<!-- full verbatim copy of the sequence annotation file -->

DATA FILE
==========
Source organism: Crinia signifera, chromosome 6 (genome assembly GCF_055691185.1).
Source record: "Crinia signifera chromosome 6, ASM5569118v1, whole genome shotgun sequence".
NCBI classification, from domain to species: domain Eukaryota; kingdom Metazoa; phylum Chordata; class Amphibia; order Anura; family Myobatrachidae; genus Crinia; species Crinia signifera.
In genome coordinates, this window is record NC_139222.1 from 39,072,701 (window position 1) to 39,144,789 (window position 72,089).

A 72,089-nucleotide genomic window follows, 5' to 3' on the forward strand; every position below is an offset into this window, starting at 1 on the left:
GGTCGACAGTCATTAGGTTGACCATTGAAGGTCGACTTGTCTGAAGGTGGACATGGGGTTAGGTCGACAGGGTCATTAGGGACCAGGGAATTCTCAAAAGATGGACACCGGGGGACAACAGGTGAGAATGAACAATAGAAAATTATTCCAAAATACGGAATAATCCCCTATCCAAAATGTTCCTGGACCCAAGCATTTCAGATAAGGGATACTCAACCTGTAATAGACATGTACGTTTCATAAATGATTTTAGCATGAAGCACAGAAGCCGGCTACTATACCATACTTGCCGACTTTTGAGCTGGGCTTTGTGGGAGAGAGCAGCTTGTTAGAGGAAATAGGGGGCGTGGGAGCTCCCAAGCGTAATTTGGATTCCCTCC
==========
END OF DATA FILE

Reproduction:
Source organism: Crinia signifera, chromosome 6 (genome assembly GCF_055691185.1).
Source record: "Crinia signifera chromosome 6, ASM5569118v1, whole genome shotgun sequence".
NCBI classification, from domain to species: domain Eukaryota; kingdom Metazoa; phylum Chordata; class Amphibia; order Anura; family Myobatrachidae; genus Crinia; species Crinia signifera.
In genome coordinates, this window is record NC_139222.1 from 39,072,701 (window position 1) to 39,144,789 (window position 72,089).

A 72,089-nucleotide genomic window follows, 5' to 3' on the forward strand; every position below is an offset into this window, starting at 1 on the left:
GGTCGACAGTCATTAGGTTGACCATTGAAGGTCGACTTGTCTGAAGGTGGACATGGGGTTAGGTCGACAGGGTCATTAGGGACCAGGGAATTCTCAAAAGATGGACACCGGGGGACAACAGGTGAGAATGAACAATAGAAAATTATTCCAAAATACGGAATAATCCCCTATCCAAAATGTTCCTGGACCCAAGCATTTCAGATAAGGGATACTCAACCTGTAATAGACATGTACGTTTCATAAATGATTTTAGCATGAAGCACAGAAGCCGGCTACTATACCATACTTGCCGACTTTTGAGCTGGGCTTTGTGGGAGAGAGCAGCTTGTTAGAGGAAATAGGGGGCGTGGGAGCTCCCAAGCGTAATTTGGATTCCCTCC